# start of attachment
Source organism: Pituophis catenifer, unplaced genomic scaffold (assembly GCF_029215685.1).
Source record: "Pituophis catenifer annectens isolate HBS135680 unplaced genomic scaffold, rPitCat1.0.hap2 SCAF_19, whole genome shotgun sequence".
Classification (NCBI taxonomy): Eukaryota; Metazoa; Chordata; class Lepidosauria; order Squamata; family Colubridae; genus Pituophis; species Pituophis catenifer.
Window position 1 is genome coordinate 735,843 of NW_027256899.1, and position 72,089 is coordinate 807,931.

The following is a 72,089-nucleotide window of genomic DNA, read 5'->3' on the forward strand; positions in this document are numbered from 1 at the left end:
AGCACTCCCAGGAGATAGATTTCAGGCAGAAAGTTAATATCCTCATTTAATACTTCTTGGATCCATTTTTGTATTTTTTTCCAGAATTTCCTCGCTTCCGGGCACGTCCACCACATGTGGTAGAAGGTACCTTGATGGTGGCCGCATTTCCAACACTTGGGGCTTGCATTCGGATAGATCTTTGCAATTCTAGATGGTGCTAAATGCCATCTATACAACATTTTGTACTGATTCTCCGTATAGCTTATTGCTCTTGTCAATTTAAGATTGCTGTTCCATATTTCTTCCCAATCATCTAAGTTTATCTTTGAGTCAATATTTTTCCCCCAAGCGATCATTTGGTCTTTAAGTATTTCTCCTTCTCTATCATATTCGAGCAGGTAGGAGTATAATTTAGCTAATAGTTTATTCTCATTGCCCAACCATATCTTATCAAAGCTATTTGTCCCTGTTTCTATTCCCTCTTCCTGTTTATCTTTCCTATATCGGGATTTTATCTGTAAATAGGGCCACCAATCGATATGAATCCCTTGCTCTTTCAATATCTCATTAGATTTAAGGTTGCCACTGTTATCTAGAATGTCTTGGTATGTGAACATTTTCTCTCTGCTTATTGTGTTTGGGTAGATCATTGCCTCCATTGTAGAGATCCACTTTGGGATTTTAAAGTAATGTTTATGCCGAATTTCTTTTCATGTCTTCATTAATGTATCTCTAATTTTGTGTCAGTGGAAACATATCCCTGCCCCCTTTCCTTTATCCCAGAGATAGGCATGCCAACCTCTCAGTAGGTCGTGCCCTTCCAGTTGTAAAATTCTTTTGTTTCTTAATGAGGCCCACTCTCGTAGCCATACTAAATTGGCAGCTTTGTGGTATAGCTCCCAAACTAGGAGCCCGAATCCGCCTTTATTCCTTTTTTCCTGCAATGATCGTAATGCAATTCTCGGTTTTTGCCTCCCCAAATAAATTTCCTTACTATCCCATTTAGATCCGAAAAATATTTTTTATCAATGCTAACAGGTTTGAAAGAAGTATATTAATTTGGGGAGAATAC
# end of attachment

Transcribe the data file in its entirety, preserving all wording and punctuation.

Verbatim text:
Source organism: Pituophis catenifer, unplaced genomic scaffold (assembly GCF_029215685.1).
Source record: "Pituophis catenifer annectens isolate HBS135680 unplaced genomic scaffold, rPitCat1.0.hap2 SCAF_19, whole genome shotgun sequence".
Classification (NCBI taxonomy): Eukaryota; Metazoa; Chordata; class Lepidosauria; order Squamata; family Colubridae; genus Pituophis; species Pituophis catenifer.
Window position 1 is genome coordinate 735,843 of NW_027256899.1, and position 72,089 is coordinate 807,931.

The following is a 72,089-nucleotide window of genomic DNA, read 5'->3' on the forward strand; positions in this document are numbered from 1 at the left end:
AGCACTCCCAGGAGATAGATTTCAGGCAGAAAGTTAATATCCTCATTTAATACTTCTTGGATCCATTTTTGTATTTTTTTCCAGAATTTCCTCGCTTCCGGGCACGTCCACCACATGTGGTAGAAGGTACCTTGATGGTGGCCGCATTTCCAACACTTGGGGCTTGCATTCGGATAGATCTTTGCAATTCTAGATGGTGCTAAATGCCATCTATACAACATTTTGTACTGATTCTCCGTATAGCTTATTGCTCTTGTCAATTTAAGATTGCTGTTCCATATTTCTTCCCAATCATCTAAGTTTATCTTTGAGTCAATATTTTTCCCCCAAGCGATCATTTGGTCTTTAAGTATTTCTCCTTCTCTATCATATTCGAGCAGGTAGGAGTATAATTTAGCTAATAGTTTATTCTCATTGCCCAACCATATCTTATCAAAGCTATTTGTCCCTGTTTCTATTCCCTCTTCCTGTTTATCTTTCCTATATCGGGATTTTATCTGTAAATAGGGCCACCAATCGATATGAATCCCTTGCTCTTTCAATATCTCATTAGATTTAAGGTTGCCACTGTTATCTAGAATGTCTTGGTATGTGAACATTTTCTCTCTGCTTATTGTGTTTGGGTAGATCATTGCCTCCATTGTAGAGATCCACTTTGGGATTTTAAAGTAATGTTTATGCCGAATTTCTTTTCATGTCTTCATTAATGTATCTCTAATTTTGTGTCAGTGGAAACATATCCCTGCCCCCTTTCCTTTATCCCAGAGATAGGCATGCCAACCTCTCAGTAGGTCGTGCCCTTCCAGTTGTAAAATTCTTTTGTTTCTTAATGAGGCCCACTCTCGTAGCCATACTAAATTGGCAGCTTTGTGGTATAGCTCCCAAACTAGGAGCCCGAATCCGCCTTTATTCCTTTTTTCCTGCAATGATCGTAATGCAATTCTCGGTTTTTGCCTCCCCAAATAAATTTCCTTACTATCCCATTTAGATCCGAAAAATATTTTTTATCAATGCTAACAGGTTTGAAAGAAGTATATTAATTTGGGGAGAATAC